“I understand,” said the cat. “But before you go I need to tell you something.”

“Of course,” I said.

“It’s something I’ve never shared with anyone,” The Alley Cat said. “And I’m a bit embarrassed to even tell you, but it feels important to say out loud. And you’ve been nice enough to listen to me thus far.”

“We all have things we’re sensitive about,” I told The Alley Cat. “Lord knows there are things I don’t want others to know about me.”

“You’re right,” The Alley Cat said. “Ok here it goes: I love women. Human women. In a romantic way.”

“Oh, I see. Well, how does that work?”

“It doesn’t,” The Alley Cat replied. “It’s an impossibility that I will ever know a human woman romantically. But the cruelty of my nature—the fact that I lived a human life for so long—makes me feel very strong desire towards them.”

“What about female cats?” I asked.

“There’s nothing there. And believe me I’ve tried.”

“I didn’t know it was possible to love romantically outside of your species,” I told The Alley Cat.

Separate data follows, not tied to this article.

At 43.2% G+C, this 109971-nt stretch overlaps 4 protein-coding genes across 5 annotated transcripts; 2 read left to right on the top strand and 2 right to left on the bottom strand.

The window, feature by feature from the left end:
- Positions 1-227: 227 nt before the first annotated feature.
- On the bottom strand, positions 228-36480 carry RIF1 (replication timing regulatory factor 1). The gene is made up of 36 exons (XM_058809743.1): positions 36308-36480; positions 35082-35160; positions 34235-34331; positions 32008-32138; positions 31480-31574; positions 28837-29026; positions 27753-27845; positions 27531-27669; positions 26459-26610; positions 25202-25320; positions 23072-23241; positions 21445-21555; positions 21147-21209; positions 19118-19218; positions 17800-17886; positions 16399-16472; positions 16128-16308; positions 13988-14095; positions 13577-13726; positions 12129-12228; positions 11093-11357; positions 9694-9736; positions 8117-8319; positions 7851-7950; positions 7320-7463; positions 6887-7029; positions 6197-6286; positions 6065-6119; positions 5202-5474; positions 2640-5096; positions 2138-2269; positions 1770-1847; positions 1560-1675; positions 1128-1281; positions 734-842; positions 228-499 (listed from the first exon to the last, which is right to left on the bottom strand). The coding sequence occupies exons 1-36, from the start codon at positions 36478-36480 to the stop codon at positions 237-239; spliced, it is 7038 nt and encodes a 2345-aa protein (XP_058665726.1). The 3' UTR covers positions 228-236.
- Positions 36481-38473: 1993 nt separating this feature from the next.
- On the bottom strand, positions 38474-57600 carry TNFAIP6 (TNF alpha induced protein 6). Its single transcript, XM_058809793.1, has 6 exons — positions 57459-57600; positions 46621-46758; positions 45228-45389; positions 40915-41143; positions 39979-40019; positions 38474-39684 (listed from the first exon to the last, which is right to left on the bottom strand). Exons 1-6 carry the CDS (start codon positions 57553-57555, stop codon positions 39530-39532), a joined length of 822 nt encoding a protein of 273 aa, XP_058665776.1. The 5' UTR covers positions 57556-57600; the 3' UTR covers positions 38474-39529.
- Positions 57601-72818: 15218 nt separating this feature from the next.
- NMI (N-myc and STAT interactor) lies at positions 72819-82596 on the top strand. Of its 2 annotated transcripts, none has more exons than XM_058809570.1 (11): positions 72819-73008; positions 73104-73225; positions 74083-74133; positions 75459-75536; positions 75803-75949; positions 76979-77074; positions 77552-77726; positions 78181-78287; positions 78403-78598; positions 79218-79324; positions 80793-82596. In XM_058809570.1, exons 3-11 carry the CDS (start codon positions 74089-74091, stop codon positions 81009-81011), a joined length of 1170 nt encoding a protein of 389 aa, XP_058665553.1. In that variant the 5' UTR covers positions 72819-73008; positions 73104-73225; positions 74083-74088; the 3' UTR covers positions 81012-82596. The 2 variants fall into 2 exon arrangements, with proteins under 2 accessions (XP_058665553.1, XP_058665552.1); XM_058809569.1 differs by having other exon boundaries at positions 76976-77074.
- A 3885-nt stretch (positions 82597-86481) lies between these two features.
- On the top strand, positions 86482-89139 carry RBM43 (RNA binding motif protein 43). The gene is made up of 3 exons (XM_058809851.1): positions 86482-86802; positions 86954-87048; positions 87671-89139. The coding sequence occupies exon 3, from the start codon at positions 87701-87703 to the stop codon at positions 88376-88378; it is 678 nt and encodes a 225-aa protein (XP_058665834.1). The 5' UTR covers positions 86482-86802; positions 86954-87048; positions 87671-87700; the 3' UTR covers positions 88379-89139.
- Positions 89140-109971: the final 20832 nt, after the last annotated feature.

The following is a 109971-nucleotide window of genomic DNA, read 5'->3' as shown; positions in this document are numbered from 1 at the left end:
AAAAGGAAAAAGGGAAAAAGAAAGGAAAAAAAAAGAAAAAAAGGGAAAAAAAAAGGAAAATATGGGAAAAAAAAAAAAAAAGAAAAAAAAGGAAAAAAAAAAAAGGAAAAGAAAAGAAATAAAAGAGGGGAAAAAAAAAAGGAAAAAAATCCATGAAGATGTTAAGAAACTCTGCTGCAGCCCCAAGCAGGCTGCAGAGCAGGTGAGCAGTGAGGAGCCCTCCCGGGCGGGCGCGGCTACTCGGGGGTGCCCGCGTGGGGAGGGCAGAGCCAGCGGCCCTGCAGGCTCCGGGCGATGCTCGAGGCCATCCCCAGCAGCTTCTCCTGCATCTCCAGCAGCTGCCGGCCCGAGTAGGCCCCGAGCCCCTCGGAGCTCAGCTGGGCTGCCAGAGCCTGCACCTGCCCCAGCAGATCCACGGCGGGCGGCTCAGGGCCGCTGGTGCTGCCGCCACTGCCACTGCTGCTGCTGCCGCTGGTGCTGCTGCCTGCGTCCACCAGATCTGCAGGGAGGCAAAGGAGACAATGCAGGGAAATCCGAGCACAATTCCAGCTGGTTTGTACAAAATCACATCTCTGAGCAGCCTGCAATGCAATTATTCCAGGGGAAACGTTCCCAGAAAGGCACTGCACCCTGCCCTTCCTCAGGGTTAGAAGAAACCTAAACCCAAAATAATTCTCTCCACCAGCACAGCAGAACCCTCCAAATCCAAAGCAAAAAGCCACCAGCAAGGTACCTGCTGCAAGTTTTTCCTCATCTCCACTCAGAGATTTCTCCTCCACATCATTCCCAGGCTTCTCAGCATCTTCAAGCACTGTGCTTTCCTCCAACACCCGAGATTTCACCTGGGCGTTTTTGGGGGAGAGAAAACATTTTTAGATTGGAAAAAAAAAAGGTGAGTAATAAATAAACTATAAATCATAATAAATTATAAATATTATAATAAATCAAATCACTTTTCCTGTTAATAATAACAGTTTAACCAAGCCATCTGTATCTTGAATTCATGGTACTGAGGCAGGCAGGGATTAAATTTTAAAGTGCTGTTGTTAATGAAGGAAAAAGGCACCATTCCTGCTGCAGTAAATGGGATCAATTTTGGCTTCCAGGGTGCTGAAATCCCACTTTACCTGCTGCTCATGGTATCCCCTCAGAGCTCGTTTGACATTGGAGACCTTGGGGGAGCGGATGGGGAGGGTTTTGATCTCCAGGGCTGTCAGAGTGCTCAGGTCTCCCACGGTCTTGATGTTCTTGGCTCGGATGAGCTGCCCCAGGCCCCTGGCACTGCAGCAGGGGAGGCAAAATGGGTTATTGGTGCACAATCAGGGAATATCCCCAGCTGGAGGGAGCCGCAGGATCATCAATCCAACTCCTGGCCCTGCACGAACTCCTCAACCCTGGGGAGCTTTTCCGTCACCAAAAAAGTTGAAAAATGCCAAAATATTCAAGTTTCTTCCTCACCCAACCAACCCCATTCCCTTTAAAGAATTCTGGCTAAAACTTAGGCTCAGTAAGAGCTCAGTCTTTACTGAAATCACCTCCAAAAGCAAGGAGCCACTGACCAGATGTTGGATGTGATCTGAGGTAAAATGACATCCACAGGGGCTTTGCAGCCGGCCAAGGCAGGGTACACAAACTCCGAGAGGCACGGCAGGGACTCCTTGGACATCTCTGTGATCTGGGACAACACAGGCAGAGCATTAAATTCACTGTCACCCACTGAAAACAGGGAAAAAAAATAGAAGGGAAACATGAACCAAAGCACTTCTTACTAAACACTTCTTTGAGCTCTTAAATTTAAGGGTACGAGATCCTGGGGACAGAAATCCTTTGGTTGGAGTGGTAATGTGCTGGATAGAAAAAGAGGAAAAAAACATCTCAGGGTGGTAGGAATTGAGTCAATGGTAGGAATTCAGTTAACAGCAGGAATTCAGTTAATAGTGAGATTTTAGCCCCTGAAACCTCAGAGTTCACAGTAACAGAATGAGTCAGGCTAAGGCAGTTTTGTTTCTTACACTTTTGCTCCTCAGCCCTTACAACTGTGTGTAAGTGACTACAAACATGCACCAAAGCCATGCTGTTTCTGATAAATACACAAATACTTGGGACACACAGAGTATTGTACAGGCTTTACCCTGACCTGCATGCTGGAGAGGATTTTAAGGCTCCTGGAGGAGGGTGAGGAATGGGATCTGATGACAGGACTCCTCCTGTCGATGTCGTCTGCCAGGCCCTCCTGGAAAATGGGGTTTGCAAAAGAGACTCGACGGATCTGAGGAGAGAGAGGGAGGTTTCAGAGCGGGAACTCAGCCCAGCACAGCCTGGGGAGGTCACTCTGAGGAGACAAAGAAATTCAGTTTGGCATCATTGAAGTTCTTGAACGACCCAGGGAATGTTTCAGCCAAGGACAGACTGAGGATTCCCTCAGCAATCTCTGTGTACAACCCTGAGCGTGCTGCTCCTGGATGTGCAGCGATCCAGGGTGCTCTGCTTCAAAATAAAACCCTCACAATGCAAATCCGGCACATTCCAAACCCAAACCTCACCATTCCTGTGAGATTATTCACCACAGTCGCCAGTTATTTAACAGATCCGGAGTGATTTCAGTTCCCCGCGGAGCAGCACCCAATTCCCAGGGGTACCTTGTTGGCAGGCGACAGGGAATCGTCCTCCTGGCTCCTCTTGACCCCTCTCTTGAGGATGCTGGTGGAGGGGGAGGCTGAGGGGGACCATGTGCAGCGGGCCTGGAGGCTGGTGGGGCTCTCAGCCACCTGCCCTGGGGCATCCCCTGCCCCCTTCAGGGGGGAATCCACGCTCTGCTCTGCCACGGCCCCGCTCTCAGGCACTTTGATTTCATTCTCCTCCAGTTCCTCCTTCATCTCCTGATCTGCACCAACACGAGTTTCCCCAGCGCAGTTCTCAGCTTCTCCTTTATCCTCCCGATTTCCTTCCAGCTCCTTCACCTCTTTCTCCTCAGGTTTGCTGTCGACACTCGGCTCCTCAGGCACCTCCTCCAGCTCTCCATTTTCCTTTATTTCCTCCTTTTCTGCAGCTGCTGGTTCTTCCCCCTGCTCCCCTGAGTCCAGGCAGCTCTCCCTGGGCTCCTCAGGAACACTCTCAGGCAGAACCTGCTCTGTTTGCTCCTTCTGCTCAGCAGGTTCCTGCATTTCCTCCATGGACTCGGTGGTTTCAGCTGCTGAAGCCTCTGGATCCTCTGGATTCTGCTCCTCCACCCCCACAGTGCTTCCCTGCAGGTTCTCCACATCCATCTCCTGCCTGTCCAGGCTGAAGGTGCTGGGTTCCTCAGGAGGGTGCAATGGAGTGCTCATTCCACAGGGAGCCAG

“Nor did I. But the feeling is there. Every now and again, a beautiful woman will walk into the bookstore, and I’ll fall in love. And I’ll try as best I can to soak up as much of them in those moments, so that it can last me until the next time. It’s really all I can do.”

We both sat in silence once more. After some time I got up to pay. The Alley Cat tried to cover the bill, but I insisted. Then I walked it back to its bookstore, and we said our goodbyes.

I continued on in my current state for a few more months. Eventually things clicked into place for me and I managed to settle down. Never again did I pass through that Vermont town, and never again did I see The Alley Cat.

As time passed, the event felt more and more surreal, to the point where I wasn’t sure it happened at all. A talking cat that loves human women? The idea was too ridiculous to even bring up in conversation.

But then something happened recently that made me think differently. I was cleaning out my attic when I came upon a box of books. At the bottom was “Kafka On The Shore,” by Haruki Murakami.

I felt guilty for the fact that I had never managed to read The Alley Cat’s gift. So I began thumbing through the pages and noticed a little slip of paper fall out.

It was a photo of a woman in her late 50s or early 60s holding a grey cat that was missing a piece of its ear.

The caption below the photo said “Joan & Oscar” with a little heart around it. The Alley Cat was staring deeply into Joan’s eyes, trying to soak up every moment.

One response to “The Alley Cat”

  1. Loved this piece, especially as it was about a cat.   You really should be getting some of your stuff published already.   It’s too good just to be a blog. Did u go visit Fort Lee?    Are we speaking to you later?    xxxxMom